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Jan 2021 • Cancers

Persistent Inflammatory Stimulation Drives the Conversion of MSCs to Inflammatory CAFs That Promote Pro-Metastatic Characteristics in Breast Cancer Cells

Linor Rubinstein-Achiasaf, Dina Morein, Hagar Ben-Yaakov, Yulia Liubomirski, Tsipi Meshel, Eti Elbaz, Orly Dorot, Edward Pichinuk, Michael Gershovits, Miguel Weil, Adit Ben-Baruch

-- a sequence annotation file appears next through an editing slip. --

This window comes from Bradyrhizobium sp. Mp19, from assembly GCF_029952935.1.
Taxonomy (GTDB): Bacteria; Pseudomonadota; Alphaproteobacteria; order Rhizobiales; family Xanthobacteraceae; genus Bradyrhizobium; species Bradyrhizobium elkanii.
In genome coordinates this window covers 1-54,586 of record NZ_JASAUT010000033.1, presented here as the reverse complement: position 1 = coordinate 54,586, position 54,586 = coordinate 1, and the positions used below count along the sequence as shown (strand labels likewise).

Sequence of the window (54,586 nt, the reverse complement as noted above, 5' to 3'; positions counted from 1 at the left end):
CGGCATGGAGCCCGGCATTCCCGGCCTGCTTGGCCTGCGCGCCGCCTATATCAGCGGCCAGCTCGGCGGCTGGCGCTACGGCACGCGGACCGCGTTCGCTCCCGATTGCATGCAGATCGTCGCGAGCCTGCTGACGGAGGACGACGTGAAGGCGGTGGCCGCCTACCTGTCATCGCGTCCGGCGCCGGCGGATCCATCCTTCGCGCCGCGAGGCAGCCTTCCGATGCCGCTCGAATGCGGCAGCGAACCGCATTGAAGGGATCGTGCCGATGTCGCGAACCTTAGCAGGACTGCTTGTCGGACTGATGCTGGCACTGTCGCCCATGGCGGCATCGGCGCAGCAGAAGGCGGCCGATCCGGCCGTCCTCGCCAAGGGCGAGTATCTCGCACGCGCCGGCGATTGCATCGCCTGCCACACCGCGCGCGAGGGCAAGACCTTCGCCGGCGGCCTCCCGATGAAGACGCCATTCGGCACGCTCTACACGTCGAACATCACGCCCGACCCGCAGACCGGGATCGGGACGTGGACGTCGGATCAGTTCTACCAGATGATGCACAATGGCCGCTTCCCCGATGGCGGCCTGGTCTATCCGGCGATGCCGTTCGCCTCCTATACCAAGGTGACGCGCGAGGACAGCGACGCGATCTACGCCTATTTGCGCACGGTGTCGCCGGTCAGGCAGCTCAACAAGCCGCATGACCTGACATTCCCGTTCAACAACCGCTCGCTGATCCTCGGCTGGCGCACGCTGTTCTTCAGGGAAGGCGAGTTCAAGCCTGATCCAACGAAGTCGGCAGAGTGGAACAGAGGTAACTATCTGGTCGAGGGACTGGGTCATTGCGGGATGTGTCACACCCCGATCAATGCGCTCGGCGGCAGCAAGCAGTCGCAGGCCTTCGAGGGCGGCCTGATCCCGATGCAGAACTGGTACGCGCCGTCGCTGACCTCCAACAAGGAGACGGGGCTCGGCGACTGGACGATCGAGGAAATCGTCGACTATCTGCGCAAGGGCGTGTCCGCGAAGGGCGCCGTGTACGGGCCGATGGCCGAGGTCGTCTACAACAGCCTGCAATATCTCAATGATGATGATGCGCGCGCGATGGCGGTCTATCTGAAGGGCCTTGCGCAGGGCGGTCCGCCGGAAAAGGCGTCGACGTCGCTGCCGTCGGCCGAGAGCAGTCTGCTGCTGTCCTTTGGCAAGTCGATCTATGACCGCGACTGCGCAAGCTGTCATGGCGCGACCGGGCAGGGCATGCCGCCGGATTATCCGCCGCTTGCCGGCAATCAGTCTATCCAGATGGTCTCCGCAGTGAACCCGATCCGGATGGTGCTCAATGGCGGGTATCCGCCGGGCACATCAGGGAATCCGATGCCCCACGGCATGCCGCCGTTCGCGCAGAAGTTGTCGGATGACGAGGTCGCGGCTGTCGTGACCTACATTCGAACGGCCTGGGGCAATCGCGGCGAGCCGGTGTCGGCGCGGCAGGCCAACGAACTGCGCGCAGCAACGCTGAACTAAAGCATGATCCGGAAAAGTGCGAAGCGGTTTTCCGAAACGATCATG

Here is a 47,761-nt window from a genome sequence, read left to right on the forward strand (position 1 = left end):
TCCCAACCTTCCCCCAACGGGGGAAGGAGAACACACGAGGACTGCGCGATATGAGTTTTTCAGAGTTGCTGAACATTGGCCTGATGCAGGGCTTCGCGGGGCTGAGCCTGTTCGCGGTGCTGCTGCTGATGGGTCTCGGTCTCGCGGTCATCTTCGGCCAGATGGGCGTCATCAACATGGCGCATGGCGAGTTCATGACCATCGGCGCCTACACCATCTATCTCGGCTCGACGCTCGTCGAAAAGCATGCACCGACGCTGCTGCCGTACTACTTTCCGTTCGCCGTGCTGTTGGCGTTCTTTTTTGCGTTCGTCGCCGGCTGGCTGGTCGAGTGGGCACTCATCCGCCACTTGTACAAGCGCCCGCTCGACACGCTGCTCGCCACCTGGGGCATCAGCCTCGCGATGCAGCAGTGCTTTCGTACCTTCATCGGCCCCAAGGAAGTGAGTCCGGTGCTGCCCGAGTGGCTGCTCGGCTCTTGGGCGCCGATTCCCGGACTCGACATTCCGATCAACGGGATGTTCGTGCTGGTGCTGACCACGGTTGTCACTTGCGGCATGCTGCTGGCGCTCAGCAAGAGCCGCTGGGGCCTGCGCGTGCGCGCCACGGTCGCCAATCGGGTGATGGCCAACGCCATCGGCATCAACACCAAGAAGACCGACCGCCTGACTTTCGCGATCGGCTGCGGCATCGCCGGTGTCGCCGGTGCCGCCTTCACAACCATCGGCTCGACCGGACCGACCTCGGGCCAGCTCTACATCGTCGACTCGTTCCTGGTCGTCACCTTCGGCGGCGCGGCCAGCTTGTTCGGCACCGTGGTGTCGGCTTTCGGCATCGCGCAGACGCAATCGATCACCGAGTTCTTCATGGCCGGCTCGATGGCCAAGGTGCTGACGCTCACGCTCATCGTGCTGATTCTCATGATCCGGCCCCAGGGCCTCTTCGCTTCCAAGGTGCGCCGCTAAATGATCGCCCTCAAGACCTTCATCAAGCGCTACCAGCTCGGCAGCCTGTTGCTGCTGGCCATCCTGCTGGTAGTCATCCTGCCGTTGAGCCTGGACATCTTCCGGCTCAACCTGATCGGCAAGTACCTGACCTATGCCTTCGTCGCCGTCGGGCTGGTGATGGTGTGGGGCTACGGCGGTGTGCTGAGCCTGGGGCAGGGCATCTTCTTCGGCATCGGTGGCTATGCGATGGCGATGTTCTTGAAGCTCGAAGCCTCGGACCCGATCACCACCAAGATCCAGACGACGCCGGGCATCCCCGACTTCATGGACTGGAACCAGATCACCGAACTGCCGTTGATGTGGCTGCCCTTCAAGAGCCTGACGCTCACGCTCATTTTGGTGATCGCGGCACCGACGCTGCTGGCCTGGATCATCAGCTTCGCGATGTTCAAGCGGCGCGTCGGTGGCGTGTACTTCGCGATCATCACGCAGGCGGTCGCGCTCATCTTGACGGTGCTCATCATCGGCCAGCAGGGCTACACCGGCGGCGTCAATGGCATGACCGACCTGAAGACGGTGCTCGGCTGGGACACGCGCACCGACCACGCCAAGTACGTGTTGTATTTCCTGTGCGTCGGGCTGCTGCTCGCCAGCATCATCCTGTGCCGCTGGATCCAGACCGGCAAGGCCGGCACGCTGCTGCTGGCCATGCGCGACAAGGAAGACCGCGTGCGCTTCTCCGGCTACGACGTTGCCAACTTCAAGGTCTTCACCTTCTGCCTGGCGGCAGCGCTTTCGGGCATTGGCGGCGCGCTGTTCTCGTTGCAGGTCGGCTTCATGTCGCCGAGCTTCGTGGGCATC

Simple Summary Breast cancer progression is prominently regulated by the persistent presence of inflammatory mediators and by stromal cells that are located in the tumors. Here, we connected these two elements by demonstrating that potent pro-inflammatory cytokines (tumor necrosis factor α and interleukin 1β) lead to the conversion of mesenchymal stem cells (MSCs) to inflammatory cancer-associated fibroblasts (CAFs). These inflammation-driven CAFs secrete metastasis-promoting factors that elevate the dispersion, scattering, and migration of breast cancer cells via activation of tumor cell receptors that signal through Ras proteins and via Gαi proteins; the latter receptors were identified as the chemokine receptors CCR2, CCR5, and CXCR1/2. Together, these findings demonstrate that, in breast tumors, chronic inflammation can induce the deleterious process of MSC-to-CAF conversion and thus sets pro-inflammatory mediators as key targets for inhibition, potentially leading to lower levels of pro-metastatic CAFs in breast tumors. Abstract The pro-inflammatory cytokines tumor necrosis factor α (TNFα) and interleukin 1β (IL-1β) are expressed simultaneously and have tumor-promoting roles in breast cancer. In parallel, mesenchymal stem cells (MSCs) undergo conversion at the tumor site to cancer-associated fibroblasts (CAFs), which are generally connected to enhanced tumor progression. Here, we determined the impact of consistent inflammatory stimulation on stromal cell plasticity. MSCs that were persistently stimulated by TNFα + IL-1β (generally 14–18 days) gained a CAF-like morphology …